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06/24/2015

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On Laziness

by Christopher Morley Today we rather intended to write an essay on Laziness, but were too indolent to do so. The sort of thing we had in mind to write would have been exceedingly persuasive. We intended to discourse a little in favour of a greater appreciation of Indolence as a benign factor in human affairs. It is our observation that every time we get into trouble it is due to not having been lazy enough. Unhappily, we were born with a certain fund of energy. We have been hustling about for a number of years now, and it doesn't seem to get us anything but tribulation. Henceforward we are going to make a determined effort to be more languid and demure. It is the bustling man who always gets put on committees, who is asked to solve the problems of other people and neglect his own. The man who is really, thoroughly, and philosophically slothful is the only thoroughly happy man. It is the happy man who benefits the world. The conclusion is inescapable. We remember a saying about the meek inheriting the earth. The truly meek man is the lazy man. He is too modest to believe that any ferment and hubbub of his can ameliorate the earth or assuage the perplexities of humanity. O. Henry said once that one should be careful to distinguish laziness from dignified repose. Alas, that was a mere quibble. Laziness is always dignified, it is always reposeful. Philosophical laziness, we mean. The kind of laziness that is based upon a carefully reasoned analysis of experience. Acquired laziness. We have no respect for those who were born lazy; it is like being born a millionaire: they cannot appreciate their bliss. It is the man who has hammered his laziness out of the stubborn material of life for whom we chant praise and allelulia. The laziest man we know--we do not like to mention his name, as the brutal world does not yet recognize sloth at its community value--is one of the greatest poets in this country; one of the keenest satirists; one of the most rectilinear thinkers. He began life in the customary hustling way. He was always too busy to enjoy himself. He became surrounded by eager people who came to him to solve their problems. "It's a queer thing," he said sadly; "no one ever comes to me asking for help in solving my problems." Finally the light broke upon him. He stopped answering letters, buying lunches for casual friends and visitors from out of town, he stopped lending money to old college pals and frittering his time away on all the useless minor matters that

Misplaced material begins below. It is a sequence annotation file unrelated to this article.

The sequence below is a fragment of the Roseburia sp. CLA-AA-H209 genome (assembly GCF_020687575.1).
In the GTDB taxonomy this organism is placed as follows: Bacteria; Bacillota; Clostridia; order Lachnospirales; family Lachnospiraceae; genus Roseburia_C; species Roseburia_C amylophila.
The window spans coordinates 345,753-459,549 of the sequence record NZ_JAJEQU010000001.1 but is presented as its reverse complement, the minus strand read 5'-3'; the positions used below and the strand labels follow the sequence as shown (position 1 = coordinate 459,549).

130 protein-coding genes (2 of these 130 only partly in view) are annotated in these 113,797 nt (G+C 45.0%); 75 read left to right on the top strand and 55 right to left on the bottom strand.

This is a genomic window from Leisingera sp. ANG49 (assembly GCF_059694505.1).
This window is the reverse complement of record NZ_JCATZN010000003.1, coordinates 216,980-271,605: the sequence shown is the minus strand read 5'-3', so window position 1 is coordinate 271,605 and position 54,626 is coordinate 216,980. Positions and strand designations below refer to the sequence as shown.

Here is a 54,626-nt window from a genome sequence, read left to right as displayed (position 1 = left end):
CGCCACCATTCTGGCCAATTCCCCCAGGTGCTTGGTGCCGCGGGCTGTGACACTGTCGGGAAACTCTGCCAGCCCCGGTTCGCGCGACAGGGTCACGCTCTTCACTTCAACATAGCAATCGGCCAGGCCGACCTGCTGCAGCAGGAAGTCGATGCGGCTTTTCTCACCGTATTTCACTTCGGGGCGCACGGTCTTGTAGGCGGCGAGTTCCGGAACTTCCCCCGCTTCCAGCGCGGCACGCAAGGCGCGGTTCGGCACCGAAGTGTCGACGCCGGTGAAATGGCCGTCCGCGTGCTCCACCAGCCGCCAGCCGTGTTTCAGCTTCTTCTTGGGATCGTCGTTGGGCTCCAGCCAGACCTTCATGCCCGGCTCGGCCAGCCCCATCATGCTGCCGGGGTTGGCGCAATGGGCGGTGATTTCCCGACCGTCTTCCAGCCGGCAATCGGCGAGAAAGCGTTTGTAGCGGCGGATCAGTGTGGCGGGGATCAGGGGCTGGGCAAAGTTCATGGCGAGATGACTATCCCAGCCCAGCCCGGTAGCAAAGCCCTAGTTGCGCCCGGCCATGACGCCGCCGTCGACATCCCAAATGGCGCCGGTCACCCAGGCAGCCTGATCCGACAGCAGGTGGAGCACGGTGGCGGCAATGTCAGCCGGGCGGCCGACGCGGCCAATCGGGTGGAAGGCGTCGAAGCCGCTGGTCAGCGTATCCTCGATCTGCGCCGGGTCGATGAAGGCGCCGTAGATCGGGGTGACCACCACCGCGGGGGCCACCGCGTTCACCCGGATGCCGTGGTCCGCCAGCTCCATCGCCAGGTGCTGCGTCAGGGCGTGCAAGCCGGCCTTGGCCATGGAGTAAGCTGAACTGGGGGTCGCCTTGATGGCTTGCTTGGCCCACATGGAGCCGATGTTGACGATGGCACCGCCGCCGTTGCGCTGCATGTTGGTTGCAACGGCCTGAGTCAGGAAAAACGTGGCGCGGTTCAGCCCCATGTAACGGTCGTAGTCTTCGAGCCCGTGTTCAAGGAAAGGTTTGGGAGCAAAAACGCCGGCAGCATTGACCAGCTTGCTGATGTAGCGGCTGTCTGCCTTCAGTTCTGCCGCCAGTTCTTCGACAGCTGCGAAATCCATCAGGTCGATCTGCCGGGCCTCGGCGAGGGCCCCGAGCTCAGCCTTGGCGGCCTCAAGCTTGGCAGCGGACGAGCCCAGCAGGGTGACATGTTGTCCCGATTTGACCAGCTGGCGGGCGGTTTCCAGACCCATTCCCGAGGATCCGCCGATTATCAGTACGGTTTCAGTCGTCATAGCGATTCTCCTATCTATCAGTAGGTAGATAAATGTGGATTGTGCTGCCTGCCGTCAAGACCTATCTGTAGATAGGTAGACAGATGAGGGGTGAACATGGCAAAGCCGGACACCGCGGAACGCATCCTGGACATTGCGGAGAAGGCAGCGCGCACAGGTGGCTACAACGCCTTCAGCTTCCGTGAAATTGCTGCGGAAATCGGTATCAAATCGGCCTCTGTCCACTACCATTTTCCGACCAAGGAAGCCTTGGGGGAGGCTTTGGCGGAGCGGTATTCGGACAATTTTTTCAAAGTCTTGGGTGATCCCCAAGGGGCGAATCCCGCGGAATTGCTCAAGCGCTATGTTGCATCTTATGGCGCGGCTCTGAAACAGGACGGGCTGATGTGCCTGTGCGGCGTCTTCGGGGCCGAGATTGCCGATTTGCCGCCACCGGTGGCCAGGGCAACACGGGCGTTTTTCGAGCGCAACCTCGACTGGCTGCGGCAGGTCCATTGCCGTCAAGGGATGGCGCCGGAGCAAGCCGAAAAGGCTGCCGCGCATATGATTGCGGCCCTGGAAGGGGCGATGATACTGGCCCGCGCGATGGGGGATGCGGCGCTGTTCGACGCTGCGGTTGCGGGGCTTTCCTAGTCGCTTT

it was only a casual excuse for laziness. Only yesterday our friend the Caliph showed us an extraordinarily interesting thing. The lazy man does not stand in the way of progress. He lets the buck pass him. If the Germans had been as lazy. Now we are going to join them. . Save your mind to amuse yourself with. People respect laziness. and let Dodsley have his desire. The most damning argument against the Germans is that they were not lazy enough. a thoroughly disillusioned. when. And lo and behold. It was a little leather-bound notebook in which Boswell jotted down memoranda of his talks with the old doctor. We have always secretly envied our lazy friends. what was the very first entry in this treasured little relic? Doctor Johnson told me in going to Ilam from Ashbourne. These notes he afterward worked up into the immortal Biography. In the middle of Europe. 22 September. the noble and memorable letter to Chesterfield in 1775. and reckless indolence the world will leave you to your own thoughts. 1777. Johnson said to his friend. Dodsley suggested a desire to have it addressed to Lord C. which are generally rather interesting. laid hold of this as an excuse for delay. that the way the plan of his Dictionary came to be addressed to Lord Chesterfield was this: He had neglected to write it by the time appointed. Doctor Bathurst: "Now if any good comes of my addressing to Lord Chesterfield it will be ascribed to deep policy and address. J. Writing on this congenial topic has roused us up to quite a pitch of enthusiasm and energy. We have burned our boats or our bridges or whatever it is that one burns on the eve of a momentous decision. Doctor Johnson. but mind your idleness also. in fact. The lazy man doesn't (in the vulgar phrase) pass the buck. Mr. It's a tragic thing to make a business of your mind. When he sees progress roaring down upon him he steps nimbly out of the way. who was one of the world's great philosophers. Mind your business is a good counsel. immovable. was lazy. Mr. and as righteously laissez-fairish as their neighbours the world would have been spared a great deal. Thus we see that it was sheer laziness that led to the greatest triumph of Doctor Johnson's life. indolent and delightful old continent. If you once get a reputation for complete. the Germans were a dangerous mass of energy and bumptious push. He sat down in a secluded cafe with his cheek against a seidel of dark beer and began to caress the universe with his intellect. that it might be better done perhaps.pester the good-natured. as indifferent.

Page and Company. 1920) ."On Laziness" by Christopher Morley was originally published in Pipefuls (Doubleday.

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